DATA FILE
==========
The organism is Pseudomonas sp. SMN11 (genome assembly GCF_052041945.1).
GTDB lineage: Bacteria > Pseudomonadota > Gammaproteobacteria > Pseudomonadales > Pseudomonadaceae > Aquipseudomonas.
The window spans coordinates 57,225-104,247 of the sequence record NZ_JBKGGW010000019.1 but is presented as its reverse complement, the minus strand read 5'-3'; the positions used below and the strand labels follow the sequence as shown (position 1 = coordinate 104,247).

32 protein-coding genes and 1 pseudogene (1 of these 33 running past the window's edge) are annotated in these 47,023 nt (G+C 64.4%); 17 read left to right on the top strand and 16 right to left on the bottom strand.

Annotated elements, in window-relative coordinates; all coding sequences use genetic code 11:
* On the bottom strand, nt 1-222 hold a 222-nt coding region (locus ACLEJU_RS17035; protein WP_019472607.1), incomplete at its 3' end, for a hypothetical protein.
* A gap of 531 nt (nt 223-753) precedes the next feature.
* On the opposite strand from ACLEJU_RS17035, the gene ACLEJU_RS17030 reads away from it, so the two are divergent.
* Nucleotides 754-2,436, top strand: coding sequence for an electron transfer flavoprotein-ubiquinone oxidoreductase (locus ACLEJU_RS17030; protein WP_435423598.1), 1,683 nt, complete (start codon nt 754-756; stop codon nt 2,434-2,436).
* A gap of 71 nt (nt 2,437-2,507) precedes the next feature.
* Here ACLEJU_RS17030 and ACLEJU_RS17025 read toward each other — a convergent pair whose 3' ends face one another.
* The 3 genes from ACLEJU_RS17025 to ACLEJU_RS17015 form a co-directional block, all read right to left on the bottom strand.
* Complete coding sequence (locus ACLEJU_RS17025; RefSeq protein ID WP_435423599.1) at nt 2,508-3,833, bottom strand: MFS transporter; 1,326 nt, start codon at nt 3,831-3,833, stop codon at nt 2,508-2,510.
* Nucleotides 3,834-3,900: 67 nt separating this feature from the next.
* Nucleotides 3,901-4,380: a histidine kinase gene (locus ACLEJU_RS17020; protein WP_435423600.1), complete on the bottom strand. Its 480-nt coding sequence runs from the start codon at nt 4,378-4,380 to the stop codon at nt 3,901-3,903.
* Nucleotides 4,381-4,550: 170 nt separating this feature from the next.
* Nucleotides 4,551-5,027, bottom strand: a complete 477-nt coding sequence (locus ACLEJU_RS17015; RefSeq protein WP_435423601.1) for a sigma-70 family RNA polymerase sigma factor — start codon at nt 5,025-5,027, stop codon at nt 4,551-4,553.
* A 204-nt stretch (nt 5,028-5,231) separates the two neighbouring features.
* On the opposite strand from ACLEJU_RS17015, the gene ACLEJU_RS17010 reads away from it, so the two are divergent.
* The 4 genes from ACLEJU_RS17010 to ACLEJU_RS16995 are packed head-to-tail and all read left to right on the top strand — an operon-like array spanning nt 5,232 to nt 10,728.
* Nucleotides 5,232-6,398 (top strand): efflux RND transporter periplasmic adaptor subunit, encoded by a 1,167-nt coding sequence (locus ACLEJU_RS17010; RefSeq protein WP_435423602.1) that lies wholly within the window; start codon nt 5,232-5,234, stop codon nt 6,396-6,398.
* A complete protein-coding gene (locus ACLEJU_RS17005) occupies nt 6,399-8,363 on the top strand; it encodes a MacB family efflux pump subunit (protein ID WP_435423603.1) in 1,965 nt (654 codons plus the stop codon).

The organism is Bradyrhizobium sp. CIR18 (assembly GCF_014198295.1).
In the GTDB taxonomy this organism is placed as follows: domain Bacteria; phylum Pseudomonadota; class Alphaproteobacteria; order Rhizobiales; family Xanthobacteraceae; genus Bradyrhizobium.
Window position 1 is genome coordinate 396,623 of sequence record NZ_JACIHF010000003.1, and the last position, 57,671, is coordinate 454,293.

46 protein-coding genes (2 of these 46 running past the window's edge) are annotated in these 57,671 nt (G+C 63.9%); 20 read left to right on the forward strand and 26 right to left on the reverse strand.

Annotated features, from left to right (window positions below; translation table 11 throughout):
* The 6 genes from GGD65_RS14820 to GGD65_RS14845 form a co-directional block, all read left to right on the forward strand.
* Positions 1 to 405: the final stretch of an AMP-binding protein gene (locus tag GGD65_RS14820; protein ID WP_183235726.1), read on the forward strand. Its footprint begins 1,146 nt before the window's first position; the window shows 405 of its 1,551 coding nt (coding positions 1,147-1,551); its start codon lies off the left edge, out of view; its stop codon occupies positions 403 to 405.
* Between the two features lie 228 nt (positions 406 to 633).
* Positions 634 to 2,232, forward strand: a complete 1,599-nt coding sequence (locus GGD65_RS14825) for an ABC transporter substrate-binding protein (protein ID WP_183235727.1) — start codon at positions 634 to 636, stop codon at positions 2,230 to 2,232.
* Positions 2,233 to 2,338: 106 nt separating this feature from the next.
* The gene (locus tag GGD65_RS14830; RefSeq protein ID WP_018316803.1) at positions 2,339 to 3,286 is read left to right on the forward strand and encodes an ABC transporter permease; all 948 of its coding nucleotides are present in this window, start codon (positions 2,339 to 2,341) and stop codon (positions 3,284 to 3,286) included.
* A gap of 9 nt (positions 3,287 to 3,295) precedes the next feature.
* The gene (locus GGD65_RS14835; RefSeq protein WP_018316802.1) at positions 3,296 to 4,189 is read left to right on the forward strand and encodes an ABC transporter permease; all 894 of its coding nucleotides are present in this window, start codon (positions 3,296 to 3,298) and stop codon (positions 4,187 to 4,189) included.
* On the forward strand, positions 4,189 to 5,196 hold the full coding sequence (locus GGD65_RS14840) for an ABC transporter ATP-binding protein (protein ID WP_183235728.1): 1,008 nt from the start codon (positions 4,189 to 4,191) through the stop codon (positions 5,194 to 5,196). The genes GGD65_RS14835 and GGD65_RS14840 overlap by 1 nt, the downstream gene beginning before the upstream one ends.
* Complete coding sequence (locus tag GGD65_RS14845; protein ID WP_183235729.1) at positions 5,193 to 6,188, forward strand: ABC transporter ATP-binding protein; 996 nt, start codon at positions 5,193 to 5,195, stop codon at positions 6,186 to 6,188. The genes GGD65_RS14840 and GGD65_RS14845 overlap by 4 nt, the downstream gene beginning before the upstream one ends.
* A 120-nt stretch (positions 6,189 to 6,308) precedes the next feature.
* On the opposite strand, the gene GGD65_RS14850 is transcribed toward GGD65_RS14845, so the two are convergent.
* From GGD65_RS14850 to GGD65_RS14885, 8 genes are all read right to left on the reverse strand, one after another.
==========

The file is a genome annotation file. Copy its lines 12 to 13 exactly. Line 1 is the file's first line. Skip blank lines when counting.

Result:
* The 3 genes from ACLEJU_RS17025 to ACLEJU_RS17015 form a co-directional block, all read right to left on the bottom strand.
* Complete coding sequence (locus ACLEJU_RS17025; RefSeq protein ID WP_435423599.1) at nt 2,508-3,833, bottom strand: MFS transporter; 1,326 nt, start codon at nt 3,831-3,833, stop codon at nt 2,508-2,510.